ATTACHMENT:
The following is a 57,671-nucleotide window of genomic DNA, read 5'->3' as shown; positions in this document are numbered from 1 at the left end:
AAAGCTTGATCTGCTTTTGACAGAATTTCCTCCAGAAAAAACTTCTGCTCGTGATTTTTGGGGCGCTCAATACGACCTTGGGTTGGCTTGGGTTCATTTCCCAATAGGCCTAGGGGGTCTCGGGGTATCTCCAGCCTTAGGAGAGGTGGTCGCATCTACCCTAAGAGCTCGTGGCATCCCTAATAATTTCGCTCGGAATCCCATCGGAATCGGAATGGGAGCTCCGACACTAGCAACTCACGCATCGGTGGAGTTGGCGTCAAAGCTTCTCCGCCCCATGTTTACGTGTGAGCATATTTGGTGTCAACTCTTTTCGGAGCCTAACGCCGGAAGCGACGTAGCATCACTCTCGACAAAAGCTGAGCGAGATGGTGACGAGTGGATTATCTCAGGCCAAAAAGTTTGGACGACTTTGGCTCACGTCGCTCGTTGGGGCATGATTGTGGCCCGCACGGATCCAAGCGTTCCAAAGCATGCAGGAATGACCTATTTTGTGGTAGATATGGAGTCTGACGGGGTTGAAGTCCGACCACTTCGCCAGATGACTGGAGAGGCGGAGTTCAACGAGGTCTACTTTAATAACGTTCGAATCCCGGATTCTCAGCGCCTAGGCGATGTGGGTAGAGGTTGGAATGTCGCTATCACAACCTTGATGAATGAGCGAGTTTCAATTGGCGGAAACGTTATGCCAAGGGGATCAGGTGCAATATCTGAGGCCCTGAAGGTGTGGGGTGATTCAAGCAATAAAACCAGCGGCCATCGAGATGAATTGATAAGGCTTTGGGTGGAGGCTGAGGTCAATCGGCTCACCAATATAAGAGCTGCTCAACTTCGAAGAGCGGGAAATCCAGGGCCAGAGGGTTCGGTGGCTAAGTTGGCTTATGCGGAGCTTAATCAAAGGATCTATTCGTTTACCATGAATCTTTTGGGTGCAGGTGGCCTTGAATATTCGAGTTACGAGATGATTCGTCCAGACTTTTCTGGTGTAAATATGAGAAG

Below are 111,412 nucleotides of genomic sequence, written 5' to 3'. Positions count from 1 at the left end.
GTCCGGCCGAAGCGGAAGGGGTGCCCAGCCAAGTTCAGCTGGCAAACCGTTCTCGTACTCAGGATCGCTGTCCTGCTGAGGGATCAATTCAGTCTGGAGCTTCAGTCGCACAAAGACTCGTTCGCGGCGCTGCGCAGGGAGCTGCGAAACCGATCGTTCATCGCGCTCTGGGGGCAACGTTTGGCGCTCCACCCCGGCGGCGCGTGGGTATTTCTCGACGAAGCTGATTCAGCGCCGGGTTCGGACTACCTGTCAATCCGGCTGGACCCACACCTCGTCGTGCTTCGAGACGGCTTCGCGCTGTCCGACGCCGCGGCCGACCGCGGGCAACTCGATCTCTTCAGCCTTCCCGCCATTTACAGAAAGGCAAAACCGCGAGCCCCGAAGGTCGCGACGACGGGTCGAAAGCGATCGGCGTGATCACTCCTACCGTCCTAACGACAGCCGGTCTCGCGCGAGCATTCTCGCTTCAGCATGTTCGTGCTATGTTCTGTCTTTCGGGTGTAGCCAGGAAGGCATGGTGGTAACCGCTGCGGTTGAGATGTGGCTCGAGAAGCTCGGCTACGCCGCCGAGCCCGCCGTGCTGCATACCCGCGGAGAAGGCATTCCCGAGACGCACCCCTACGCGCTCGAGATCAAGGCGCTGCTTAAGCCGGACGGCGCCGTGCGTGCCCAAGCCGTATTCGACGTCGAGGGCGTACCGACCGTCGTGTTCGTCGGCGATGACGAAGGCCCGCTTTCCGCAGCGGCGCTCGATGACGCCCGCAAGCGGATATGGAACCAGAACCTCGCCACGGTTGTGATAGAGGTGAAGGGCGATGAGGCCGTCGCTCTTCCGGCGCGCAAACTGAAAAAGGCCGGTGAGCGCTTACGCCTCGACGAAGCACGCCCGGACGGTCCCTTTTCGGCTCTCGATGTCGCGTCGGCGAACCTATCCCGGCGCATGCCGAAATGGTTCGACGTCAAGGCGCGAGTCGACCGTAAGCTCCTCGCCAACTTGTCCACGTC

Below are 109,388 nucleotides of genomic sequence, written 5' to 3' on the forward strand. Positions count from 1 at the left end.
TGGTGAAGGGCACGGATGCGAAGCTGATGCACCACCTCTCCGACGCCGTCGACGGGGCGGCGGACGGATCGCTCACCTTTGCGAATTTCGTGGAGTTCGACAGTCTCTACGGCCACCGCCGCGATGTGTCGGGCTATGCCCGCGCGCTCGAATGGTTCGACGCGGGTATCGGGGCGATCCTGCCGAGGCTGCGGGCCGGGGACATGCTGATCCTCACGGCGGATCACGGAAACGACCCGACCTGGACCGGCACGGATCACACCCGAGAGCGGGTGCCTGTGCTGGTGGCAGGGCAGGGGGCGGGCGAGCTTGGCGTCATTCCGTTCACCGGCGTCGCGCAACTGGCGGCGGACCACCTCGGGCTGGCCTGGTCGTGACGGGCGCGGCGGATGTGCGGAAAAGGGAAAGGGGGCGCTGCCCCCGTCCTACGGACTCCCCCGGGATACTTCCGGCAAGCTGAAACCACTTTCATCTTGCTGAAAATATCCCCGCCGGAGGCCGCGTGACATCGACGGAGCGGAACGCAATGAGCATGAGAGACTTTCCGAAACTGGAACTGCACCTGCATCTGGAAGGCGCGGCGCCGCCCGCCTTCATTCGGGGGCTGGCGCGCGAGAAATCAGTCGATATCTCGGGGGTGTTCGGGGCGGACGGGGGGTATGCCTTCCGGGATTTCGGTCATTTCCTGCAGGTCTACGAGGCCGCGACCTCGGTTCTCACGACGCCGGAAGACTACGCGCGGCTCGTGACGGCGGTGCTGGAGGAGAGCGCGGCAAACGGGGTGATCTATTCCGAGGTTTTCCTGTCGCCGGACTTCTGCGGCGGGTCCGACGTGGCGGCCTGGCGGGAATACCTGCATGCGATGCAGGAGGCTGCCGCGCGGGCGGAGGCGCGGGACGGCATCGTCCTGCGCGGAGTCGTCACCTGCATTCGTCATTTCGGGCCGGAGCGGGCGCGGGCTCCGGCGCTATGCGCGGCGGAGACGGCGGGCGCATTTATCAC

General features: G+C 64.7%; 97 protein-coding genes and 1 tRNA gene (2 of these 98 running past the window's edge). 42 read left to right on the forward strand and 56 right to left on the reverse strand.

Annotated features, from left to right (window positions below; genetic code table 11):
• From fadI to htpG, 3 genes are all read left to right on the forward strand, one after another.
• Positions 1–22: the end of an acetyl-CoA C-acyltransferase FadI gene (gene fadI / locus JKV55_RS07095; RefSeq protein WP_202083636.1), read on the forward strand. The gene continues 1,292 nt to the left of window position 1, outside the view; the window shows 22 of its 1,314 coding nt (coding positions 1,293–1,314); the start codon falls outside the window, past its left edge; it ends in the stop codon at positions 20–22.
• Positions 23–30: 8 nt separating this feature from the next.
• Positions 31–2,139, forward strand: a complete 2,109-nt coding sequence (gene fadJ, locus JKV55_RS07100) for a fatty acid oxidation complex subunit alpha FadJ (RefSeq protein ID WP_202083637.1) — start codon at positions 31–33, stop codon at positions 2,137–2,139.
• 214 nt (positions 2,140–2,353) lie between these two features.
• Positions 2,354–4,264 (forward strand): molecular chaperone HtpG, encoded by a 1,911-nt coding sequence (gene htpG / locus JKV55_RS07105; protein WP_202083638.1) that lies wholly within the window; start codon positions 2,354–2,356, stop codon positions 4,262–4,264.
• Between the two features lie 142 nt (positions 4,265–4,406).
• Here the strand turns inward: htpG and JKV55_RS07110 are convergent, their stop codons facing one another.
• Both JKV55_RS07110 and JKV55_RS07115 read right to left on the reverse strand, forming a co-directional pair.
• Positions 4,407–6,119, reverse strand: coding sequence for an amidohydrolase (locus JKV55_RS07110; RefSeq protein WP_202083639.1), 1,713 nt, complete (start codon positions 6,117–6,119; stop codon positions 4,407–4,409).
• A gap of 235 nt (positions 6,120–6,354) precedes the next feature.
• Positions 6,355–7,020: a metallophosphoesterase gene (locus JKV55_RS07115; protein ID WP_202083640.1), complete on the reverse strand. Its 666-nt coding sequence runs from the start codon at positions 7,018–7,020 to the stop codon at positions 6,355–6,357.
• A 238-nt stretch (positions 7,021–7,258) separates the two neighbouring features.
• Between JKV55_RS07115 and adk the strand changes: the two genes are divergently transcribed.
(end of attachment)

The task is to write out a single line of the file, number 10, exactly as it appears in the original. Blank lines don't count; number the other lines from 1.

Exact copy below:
• Positions 1–22: the end of an acetyl-CoA C-acyltransferase FadI gene (gene fadI / locus JKV55_RS07095; RefSeq protein WP_202083636.1), read on the forward strand. The gene continues 1,292 nt to the left of window position 1, outside the view; the window shows 22 of its 1,314 coding nt (coding positions 1,293–1,314); the start codon falls outside the window, past its left edge; it ends in the stop codon at positions 20–22.